‘WOULD NOT COMPLY’: The company’s user data are kept in Singapore and it would not turn the data over to Beijing even if asked, TikTok chief executive Kevin Mayer said Social media app TikTok has distanced itself from Beijing after India banned 59 Chinese apps in the country, according to a correspondence seen by Reuters. In a letter to the Indian government dated on Sunday last week and seen by Reuters on Friday, TikTok chief executive Kevin Mayer said the Chinese government has never requested user data, nor would the company turn it over if asked. TikTok, which is not available in China, is owned by China’s ByteDance, but has sought to distance itself from its Chinese roots to appeal to a global audience. Along with 58 other Chinese apps, including Tencent
FOX HUNT: To suppress dissent, Chinese living abroad that Xi Jinping sees as threats are told to either return to China or commit suicide, Christopher Wray said Chinese agents have been pursuing hundreds of Chinese nationals living in the US in an effort to force their return, as part of a global campaign against the country’s diaspora, known as Operation Fox Hunt, FBI Director Christopher Wray said on Tuesday. In a speech about the security threat posed by China, during which he said Beijing’s counterintelligence work was the “greatest long-term threat to our nation’s information and intellectual property, and to our economic vitality,” Wray gave the example of one Fox Hunt target who was given a choice of going back to China or killing themselves. Fox Hunt was launched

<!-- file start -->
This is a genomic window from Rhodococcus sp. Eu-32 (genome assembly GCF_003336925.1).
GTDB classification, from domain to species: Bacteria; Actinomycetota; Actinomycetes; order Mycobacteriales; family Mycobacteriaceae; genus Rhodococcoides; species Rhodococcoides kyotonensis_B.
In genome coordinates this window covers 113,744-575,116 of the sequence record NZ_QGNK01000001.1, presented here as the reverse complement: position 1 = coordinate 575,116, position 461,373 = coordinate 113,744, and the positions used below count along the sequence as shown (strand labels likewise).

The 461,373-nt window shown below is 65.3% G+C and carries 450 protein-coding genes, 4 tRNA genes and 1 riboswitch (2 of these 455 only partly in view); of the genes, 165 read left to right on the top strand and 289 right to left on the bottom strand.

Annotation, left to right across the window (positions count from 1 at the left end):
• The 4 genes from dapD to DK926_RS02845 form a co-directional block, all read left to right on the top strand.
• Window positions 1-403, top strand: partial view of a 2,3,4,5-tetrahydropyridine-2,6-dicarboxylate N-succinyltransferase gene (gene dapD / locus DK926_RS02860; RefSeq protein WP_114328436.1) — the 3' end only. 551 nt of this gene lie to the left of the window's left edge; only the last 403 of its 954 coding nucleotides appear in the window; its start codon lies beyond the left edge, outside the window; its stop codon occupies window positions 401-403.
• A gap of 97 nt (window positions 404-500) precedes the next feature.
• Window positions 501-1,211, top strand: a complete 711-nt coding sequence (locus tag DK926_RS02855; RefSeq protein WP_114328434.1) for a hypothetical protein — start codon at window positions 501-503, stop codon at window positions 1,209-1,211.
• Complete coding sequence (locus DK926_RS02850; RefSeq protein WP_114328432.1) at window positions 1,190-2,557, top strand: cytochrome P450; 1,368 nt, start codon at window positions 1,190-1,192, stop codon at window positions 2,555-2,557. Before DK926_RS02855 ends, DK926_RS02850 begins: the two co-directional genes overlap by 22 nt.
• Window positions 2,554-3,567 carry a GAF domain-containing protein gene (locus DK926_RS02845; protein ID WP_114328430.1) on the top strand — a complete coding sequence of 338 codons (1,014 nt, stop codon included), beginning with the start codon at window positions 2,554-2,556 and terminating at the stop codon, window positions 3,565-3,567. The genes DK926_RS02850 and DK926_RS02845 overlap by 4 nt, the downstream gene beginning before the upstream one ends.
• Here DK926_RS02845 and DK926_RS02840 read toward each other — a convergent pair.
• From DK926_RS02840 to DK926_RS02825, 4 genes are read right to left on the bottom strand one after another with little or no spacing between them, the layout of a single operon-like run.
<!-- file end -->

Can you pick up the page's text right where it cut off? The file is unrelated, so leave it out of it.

‘FIGHT FOR FREEDOM’: Hong Kongers will never bow to Beijing, the advocate said, while the US’ envoy to the territory called China’s new security law a ‘tragedy’ The world must stand in solidarity with Hong Kongers after Beijing imposed sweeping national security legislation on the semi-autonomous territory, advocate Joshua Wong (黃之鋒) said yesterday, vowing to continue campaigning for democracy. Wong, one of the territory’s most prominent young advocates and a figure loathed by Beijing, was speaking outside a court where he and fellow advocates are being prosecuted for involvement in last year’s pro-democracy protests. China last week enacted sweeping security legislation for the restless territory, banning acts of subversion, secession, terrorism and collusion with foreign forces. The legislation has sent a wave of fear through the territory, and criminalized dissenting
A squad of gun-toting police officers patrolled Myanmar’s sacred site of Bagan under the cover of night, taking on plunderers snatching relics from temples forsaken by tourists due to COVID-19 restrictions. Each evening as dusk falls, about 100 officers fan out across the plain of Bagan covering 50km2, sweeping flashlights over the crumbling monuments to scour for intruders. “Our security forces are patrolling day and night,” Police Lieutenant Colonel Sein Win told reporters. “We have it under control for the moment, but it’s a challenge.” The central Burmese city is strewn with more than 3,500 ancient monuments — stupas, temples, murals and sculptures